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Whilst most of you will likely be avid, long-time jigsaw puzzlers, many of you will no doubt be newcomers following the Covid-19 puzzling craze of 2020!
Puzzles Galore have been stocking and selling puzzles for over 16 years, but it’s only been during the last few years that i have had time to seriously take up the relaxing (and sometimes frustrating) hobby at home.
Did you know the official term for a jigsaw puzzler is “Dissectologist”? Because we didn’t, and we were keen to find out more!
The term Dissectologist comes directly from the term “Dissect” which is the first recorded name for a jigsaw puzzle. Way back when in 1762 the first Dissect was created by cartographer John Spilsbury, a copy of one of his maps, which he mounted onto a piece of wood and then cut around the individual countries, thus creating the dissect. This first puzzle was gifted to his local school as a tool to aid the children in their geographical studies.
It is rumoured that Lady Charlotte Finch also used puzzles, or dissects as they were still known, during the late 1700’s to teach the children of King George III (yes the crazy one) and Queen Charlotte. I think it’s safe to say during this time and for many years after the humble puzzle was not so humble! Crafted from wood and painstakingly hand cut using a fretsaw, these little amusements kept upper classed families entertained and were out of reach to the working classes.
It would take until the late 1800’s for puzzles to become more mainstream, thanks to the move towards paperboard (or cardboard as we now know it) and developments in manufacturing which allowed companies to integrate specialist die cutting machines, which effectively hole punched the shapes from the paperboard in one use of the press. Essentially like a giant cookie cutter.
Jigsaw Puzzle Die Cutting Press Machine
Due to the ability to manufacture at a cheaper and more efficient rate puzzles really came into their own during the 1920’s and 1930’s as the Great Depression forced families into finding affordable ways to entertain themselves. Puzzles were not only cheap, but they were long lasting, reusable and recyclable – what’s not to love. And as well as the familiarity of housebound families choosing to pick up a puzzle during lockdown for family entertainment, these same sustainability values really resonate again today!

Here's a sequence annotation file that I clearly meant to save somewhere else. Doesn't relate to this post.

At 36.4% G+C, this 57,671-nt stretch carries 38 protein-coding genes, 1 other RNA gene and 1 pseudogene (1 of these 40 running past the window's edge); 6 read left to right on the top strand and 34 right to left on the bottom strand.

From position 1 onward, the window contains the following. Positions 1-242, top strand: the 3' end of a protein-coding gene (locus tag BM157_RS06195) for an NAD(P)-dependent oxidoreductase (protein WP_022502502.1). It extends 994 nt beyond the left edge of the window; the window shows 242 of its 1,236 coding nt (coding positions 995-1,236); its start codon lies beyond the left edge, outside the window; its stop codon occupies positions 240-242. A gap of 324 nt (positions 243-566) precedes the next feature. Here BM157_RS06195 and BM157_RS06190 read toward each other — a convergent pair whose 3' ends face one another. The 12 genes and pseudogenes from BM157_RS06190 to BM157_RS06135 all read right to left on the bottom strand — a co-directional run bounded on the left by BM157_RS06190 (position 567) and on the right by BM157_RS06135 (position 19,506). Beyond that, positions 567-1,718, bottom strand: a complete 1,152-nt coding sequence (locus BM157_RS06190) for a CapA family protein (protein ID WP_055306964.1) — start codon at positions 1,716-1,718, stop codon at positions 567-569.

The big stand out to a decade ago is the huge leap forward in technology, and to the present day laser cutting machines that manufacturers now use. Laser cutting allows for even more precision and the advantage of being able to cut any number of intricate designs, including irregularly & whimsically shaped pieces. It also means we can create puzzles from acrylic as well as cardboard, allowing for waterproof and 3D puzzles.
We wonder what John Spilsbury would think to the evolvement of his beloved creation, would he be marvelling at one of his cartographs turned into a 3D Globe puzzle?
Perhaps you’d like to try your hand at a globe if you haven’t already? We have an extensive range of interesting puzzles here at Puzzles Galore, we’d love you to take a look and see for yourself!
Thanks for reading our little journey back to the start of puzzling and in the words of King George III we hope “You’ll be back” for our next post! (For all you Hamilton fans out there 😉)